• Find out if there is something he or she needs
  • Gently remind him or her of the time - "I know this is important to you, but it is 1:00 am"
  • Avoid arguing as much as possible
  • Offer reassurance that everything is all right

Sleep Tip #4 - Foods that Promote Sleep

  • Pasta/Rice
  • Bananas
  • Cereal
  • Cheese and Crackers
  • Turkey
  • Eggs with Cheese
  • Dairy

Sleep Tip #5 - What to Avoid

  • Avoid large, high-fat meals late in the day
  • Avoid caffeine late in the day and avoid alcohol at bedtime
  • Don't drink too many fluids before bedtime

Sleep Tip #6 - Maintain an Overall Healthy lifestyle

  • Eat a balanced and varied diet
  • Eating a healthy diet, maintaining a healthy weight and getting appropriate exercise can help you sleep well
  • Avoid smoking
  • Avoid caffeine after noon, and limit alcohol to 1 drink several hours before bedtime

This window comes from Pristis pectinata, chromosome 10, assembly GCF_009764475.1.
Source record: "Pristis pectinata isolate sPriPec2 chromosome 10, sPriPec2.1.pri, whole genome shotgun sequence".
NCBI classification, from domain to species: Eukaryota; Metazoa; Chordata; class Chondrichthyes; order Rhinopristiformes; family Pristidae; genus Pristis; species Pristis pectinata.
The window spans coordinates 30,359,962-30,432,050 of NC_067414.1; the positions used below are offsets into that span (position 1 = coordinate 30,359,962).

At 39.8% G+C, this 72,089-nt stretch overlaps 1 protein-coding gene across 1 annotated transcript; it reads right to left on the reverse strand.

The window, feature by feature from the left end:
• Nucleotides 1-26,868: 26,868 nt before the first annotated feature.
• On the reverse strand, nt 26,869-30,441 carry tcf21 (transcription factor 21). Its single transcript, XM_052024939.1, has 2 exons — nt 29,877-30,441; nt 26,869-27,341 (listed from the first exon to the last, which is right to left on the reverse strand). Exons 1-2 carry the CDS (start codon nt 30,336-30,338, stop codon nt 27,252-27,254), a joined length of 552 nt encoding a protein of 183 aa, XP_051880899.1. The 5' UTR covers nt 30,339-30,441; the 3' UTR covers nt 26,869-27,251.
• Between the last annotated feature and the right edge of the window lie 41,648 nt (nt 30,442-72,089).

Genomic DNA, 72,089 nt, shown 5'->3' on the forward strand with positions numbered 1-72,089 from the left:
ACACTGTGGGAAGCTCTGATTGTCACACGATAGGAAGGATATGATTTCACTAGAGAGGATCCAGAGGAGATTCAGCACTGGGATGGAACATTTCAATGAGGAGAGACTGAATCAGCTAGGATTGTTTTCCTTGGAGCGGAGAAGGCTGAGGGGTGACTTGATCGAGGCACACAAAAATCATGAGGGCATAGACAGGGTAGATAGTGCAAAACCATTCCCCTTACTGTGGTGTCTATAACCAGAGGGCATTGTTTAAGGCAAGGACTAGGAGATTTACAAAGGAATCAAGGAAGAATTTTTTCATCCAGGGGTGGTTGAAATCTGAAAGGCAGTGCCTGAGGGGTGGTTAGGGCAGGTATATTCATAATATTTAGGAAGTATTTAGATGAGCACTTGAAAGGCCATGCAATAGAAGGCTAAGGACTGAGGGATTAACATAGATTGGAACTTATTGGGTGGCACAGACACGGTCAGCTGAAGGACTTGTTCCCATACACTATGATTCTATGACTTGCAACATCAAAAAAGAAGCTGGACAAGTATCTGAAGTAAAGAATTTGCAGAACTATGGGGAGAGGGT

• Get regular exercise. But keep in mind, exercising too close to bedtime may interfere with sleep

Sleep Tips for a Better Bedtime Routine

  • Establish a quiet, relaxing bedtime routine
  • Relax your body
  • Make your bedroom conducive to sleep
  • Put clocks in your bedroom out of sight
  • Keep the room temperature cool
  • Go to bed only when you're sleepy. If you aren't sleepy at bedtime, do something relaxing that will help you wind down
  • Wake up at the same time every day. If you experience increased awake time during the night, resist the urge to sleep in
  • Avoid daytime napping. Napping can throw off your sleep cycle
  • If you wake up and can't fall back to sleep within 20 minutes or so, get out of bed. Go to another room and read or do other quiet activities until you feel sleepy

Final Tips and Suggestions

  • Keep the home well lit in the evening and use natural sunlight when possible in the day
  • Make a comfortable and safe sleep environment
  • Maintain a schedule
  • Avoid stimulants
  • Plan more active days (outside when possible)
  • Be mindful of your own mental and physical exhaustion

Resources and References